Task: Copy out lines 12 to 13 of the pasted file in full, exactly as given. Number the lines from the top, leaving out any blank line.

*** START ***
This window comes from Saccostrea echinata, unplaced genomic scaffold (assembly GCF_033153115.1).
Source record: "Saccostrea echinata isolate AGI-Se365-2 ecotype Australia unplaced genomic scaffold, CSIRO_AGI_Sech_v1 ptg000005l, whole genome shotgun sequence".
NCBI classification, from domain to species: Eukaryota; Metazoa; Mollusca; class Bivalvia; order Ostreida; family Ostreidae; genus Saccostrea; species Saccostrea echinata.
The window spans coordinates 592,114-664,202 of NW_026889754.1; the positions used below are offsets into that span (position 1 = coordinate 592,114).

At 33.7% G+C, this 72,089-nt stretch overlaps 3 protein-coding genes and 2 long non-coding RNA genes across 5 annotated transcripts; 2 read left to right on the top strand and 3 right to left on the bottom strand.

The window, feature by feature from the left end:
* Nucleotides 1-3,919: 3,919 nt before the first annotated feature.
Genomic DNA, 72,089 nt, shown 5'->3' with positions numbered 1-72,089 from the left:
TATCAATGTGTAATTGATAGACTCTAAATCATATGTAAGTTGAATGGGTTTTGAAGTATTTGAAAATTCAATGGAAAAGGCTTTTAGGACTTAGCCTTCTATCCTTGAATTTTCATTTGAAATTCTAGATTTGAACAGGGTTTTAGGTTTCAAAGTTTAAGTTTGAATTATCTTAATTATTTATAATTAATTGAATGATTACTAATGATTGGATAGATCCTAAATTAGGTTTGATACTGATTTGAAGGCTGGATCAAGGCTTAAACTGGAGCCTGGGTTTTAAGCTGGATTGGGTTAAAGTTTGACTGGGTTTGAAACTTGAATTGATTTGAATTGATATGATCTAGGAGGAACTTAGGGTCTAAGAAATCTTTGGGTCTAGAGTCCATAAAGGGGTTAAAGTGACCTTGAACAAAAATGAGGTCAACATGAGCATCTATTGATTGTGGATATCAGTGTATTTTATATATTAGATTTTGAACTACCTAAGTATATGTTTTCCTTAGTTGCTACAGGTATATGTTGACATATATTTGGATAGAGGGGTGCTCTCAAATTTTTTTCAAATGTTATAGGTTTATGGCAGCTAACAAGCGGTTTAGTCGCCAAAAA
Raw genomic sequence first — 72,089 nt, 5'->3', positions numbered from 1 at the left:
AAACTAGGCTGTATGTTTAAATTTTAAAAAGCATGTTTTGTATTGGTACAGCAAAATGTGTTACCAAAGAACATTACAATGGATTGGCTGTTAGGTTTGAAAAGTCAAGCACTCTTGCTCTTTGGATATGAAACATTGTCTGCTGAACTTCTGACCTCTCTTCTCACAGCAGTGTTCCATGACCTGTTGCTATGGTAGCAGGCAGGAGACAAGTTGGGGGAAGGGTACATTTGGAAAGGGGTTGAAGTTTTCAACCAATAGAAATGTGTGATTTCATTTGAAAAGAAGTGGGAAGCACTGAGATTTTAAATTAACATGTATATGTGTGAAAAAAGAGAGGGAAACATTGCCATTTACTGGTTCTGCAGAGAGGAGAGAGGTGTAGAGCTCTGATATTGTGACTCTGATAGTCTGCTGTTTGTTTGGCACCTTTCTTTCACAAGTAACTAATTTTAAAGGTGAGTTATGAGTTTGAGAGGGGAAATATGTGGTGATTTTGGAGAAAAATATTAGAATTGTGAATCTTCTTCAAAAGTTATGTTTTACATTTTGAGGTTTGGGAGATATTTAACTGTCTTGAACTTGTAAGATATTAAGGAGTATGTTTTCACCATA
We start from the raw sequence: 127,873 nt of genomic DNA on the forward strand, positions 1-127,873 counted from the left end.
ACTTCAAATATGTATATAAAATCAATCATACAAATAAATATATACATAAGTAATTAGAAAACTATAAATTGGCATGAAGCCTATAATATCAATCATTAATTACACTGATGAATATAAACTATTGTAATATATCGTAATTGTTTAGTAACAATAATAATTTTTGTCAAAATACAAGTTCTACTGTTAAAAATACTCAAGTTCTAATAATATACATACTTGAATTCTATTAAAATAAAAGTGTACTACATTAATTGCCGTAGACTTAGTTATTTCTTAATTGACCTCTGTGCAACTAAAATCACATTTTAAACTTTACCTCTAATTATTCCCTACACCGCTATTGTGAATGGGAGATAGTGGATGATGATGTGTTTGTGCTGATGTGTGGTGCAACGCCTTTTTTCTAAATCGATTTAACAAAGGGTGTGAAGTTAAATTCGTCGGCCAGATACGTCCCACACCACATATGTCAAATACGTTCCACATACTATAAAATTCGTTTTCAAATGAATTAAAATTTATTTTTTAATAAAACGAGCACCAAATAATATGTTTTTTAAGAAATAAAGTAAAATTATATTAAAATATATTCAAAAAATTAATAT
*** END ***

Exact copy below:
We start from the raw sequence: 127,873 nt of genomic DNA on the forward strand, positions 1-127,873 counted from the left end.
ACTTCAAATATGTATATAAAATCAATCATACAAATAAATATATACATAAGTAATTAGAAAACTATAAATTGGCATGAAGCCTATAATATCAATCATTAATTACACTGATGAATATAAACTATTGTAATATATCGTAATTGTTTAGTAACAATAATAATTTTTGTCAAAATACAAGTTCTACTGTTAAAAATACTCAAGTTCTAATAATATACATACTTGAATTCTATTAAAATAAAAGTGTACTACATTAATTGCCGTAGACTTAGTTATTTCTTAATTGACCTCTGTGCAACTAAAATCACATTTTAAACTTTACCTCTAATTATTCCCTACACCGCTATTGTGAATGGGAGATAGTGGATGATGATGTGTTTGTGCTGATGTGTGGTGCAACGCCTTTTTTCTAAATCGATTTAACAAAGGGTGTGAAGTTAAATTCGTCGGCCAGATACGTCCCACACCACATATGTCAAATACGTTCCACATACTATAAAATTCGTTTTCAAATGAATTAAAATTTATTTTTTAATAAAACGAGCACCAAATAATATGTTTTTTAAGAAATAAAGTAAAATTATATTAAAATATATTCAAAAAATTAATAT